By the time he formed Sons Of The Vegetal Mother in 1969, Ross had (as the name suggests) developed a passionate interest in the music of Frank Zappa, and while the two SOVTM tracks included here -- Make it Begin and Love Is The Law -- are clearly influenced by The Mothers, they are great tracks in their own right, well recorded, and performed by an all-star lineup that included both Rosses, Mike Rudd, future DC drummer Gary Young, Company Caine / DC saxophonist Jeremy Noone, Procession keyboardist Trevor Griffin and the horn section from Melbourne jazz-rock group Lipp Arthur. Make It Begin has been previouly released (on Raven's definitive prog collection Golden Miles) but it's great to have both of these tracks together again at last. They are two of three songs SOVTM recorded at Armstrong's for their only extant recording, the impossibly rare EP The Garden Party, which was made to be given out to guests at a 1970 multimedia 'happening' in Melbourne. Only 250 copies of this record were ever pressed, making it one of the rarest of all Aussie collectibles.
Following this comes the one and only track from his shortlived 'supergroup' Mighty Kong, an overlooked chapter in the RW story. The project began with great promise, and besides the two Rosses, the formative stages of the band involved the likes of Tim Gaze and Nigel Macara (Tamam Shud, Ariel), Russell Smith and Gulliver Smith (Company Caine), and Renee Geyer's long-serving bassist Harry Brus. By the time Mighty Kong's self-titled album came out in late 1973 the lineup had settled down to the Rosses, Russell Smith, Spectrum drummer Ray Arnott and distinguished journeyman bassist Tim Partridge. Sadly, the band fell apart soon after and the record disappeared into limbo, which is a great shame, because it's a fine LP long overdue for a CD release, and includes some great tracks written or co-written by Ross, Russell and Gulliver. There are several possible contenders from this album that could have been included, including the sublime With A Smile Like That (How Could We Refuse) but regrettably only one MK track makes it onto Now Listen!, the cautionary Hard Drugs, reflecting Ross's current concern about heroin, which was by then cutting a swathe through the Australian music scene and youth culture in general.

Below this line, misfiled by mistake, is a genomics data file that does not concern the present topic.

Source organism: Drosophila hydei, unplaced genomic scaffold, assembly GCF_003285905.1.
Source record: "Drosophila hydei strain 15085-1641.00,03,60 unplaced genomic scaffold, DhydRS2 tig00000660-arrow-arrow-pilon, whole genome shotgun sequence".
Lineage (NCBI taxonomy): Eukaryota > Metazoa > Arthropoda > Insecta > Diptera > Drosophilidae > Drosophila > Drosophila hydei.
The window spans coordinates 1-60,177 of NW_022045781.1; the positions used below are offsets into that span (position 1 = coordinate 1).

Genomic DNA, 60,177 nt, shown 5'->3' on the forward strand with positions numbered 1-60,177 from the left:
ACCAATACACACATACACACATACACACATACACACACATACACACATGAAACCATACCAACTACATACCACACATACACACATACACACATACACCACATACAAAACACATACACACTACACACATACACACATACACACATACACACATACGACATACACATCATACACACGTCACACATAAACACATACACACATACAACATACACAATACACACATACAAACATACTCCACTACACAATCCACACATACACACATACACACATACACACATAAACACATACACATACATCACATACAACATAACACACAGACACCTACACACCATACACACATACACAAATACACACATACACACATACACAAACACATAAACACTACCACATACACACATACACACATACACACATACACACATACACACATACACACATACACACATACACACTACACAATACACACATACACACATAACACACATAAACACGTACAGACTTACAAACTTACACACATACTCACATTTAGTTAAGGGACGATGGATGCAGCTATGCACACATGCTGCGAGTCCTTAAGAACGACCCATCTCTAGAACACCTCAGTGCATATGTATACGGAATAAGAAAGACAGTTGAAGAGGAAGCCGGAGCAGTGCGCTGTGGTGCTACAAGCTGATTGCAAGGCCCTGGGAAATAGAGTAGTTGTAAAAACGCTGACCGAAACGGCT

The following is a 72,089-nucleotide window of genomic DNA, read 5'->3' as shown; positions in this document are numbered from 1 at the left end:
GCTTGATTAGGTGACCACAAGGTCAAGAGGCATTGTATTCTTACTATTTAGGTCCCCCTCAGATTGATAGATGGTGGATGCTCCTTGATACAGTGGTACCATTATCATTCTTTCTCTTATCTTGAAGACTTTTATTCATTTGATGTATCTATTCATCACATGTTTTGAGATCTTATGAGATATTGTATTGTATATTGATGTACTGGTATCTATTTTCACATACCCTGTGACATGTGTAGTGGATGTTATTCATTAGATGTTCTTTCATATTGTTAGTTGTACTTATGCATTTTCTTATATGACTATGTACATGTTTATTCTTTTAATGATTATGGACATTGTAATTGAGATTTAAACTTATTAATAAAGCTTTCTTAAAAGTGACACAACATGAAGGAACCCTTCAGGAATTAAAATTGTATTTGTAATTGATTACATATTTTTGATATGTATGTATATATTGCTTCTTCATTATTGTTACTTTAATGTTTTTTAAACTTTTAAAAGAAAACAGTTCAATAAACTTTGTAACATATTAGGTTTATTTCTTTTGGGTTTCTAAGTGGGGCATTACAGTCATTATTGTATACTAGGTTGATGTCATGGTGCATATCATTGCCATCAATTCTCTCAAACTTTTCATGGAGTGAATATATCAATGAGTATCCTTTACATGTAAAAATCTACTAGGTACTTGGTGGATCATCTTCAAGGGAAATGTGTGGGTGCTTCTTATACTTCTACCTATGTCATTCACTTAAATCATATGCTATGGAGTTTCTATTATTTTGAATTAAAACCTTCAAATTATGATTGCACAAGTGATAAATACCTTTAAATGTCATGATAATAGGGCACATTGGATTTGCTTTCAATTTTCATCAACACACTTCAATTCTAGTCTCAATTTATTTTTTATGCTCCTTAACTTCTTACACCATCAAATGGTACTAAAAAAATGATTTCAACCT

The three closing tracks on the album are Mondo Rock rarities: a live version of The Mood recorded in 1978, followed by a remix of the 1979 single Love Shock. The final track is one of my favourite Mondo Rock/Ross Wilson songs, the superb Primal Park, co-written by Ross and David "Dr Pepper" Pepperell.
All in all, as the cover says, this is an essential collection by a true giant of Australian music. The only (very minor) drawbacks are that the liner notes (by top Aussie rock historian Ian McFarlane) are far too brief, but this isn't a major problem since there is much information about Ross's career available elsewhere, including Ian's definitive Encyclopedia and over various pages here on MILESAGO. Also lowering the score are the usual tiny typography, teensy photos -- in B&W only -- and lacklustre packaging with a drab brown-and-pale-blue colour scheme. But the music's the thing, and you'd be hard-pressed to find a better collection by any artist at the price.
|REFERENCES / LINKS|
Ross Wilson official website